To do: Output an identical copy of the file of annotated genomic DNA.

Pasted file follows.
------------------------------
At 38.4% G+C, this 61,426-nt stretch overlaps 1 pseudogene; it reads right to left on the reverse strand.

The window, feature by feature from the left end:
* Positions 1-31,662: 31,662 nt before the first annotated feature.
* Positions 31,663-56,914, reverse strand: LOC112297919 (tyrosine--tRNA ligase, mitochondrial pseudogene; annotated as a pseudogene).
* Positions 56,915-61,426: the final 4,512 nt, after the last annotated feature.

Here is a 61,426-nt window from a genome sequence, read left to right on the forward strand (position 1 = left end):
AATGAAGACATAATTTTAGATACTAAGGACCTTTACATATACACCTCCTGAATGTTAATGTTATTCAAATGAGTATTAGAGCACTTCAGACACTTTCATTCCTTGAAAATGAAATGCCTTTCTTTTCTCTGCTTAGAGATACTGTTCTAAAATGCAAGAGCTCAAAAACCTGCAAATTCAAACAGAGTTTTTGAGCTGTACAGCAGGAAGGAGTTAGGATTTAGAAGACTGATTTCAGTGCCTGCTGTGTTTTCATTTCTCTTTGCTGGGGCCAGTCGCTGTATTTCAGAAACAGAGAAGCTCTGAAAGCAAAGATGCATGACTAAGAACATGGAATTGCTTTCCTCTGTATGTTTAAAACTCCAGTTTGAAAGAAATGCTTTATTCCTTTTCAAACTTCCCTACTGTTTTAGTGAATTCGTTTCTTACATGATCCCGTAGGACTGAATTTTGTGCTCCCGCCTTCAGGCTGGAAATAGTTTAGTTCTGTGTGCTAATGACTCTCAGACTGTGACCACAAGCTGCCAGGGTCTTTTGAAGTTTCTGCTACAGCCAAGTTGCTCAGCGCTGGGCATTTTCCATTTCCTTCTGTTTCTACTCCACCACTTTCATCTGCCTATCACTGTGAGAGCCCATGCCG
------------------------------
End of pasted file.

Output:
At 38.4% G+C, this 61,426-nt stretch overlaps 1 pseudogene; it reads right to left on the reverse strand.

The window, feature by feature from the left end:
* Positions 1-31,662: 31,662 nt before the first annotated feature.
* Positions 31,663-56,914, reverse strand: LOC112297919 (tyrosine--tRNA ligase, mitochondrial pseudogene; annotated as a pseudogene).
* Positions 56,915-61,426: the final 4,512 nt, after the last annotated feature.

Here is a 61,426-nt window from a genome sequence, read left to right on the forward strand (position 1 = left end):
AATGAAGACATAATTTTAGATACTAAGGACCTTTACATATACACCTCCTGAATGTTAATGTTATTCAAATGAGTATTAGAGCACTTCAGACACTTTCATTCCTTGAAAATGAAATGCCTTTCTTTTCTCTGCTTAGAGATACTGTTCTAAAATGCAAGAGCTCAAAAACCTGCAAATTCAAACAGAGTTTTTGAGCTGTACAGCAGGAAGGAGTTAGGATTTAGAAGACTGATTTCAGTGCCTGCTGTGTTTTCATTTCTCTTTGCTGGGGCCAGTCGCTGTATTTCAGAAACAGAGAAGCTCTGAAAGCAAAGATGCATGACTAAGAACATGGAATTGCTTTCCTCTGTATGTTTAAAACTCCAGTTTGAAAGAAATGCTTTATTCCTTTTCAAACTTCCCTACTGTTTTAGTGAATTCGTTTCTTACATGATCCCGTAGGACTGAATTTTGTGCTCCCGCCTTCAGGCTGGAAATAGTTTAGTTCTGTGTGCTAATGACTCTCAGACTGTGACCACAAGCTGCCAGGGTCTTTTGAAGTTTCTGCTACAGCCAAGTTGCTCAGCGCTGGGCATTTTCCATTTCCTTCTGTTTCTACTCCACCACTTTCATCTGCCTATCACTGTGAGAGCCCATGCCG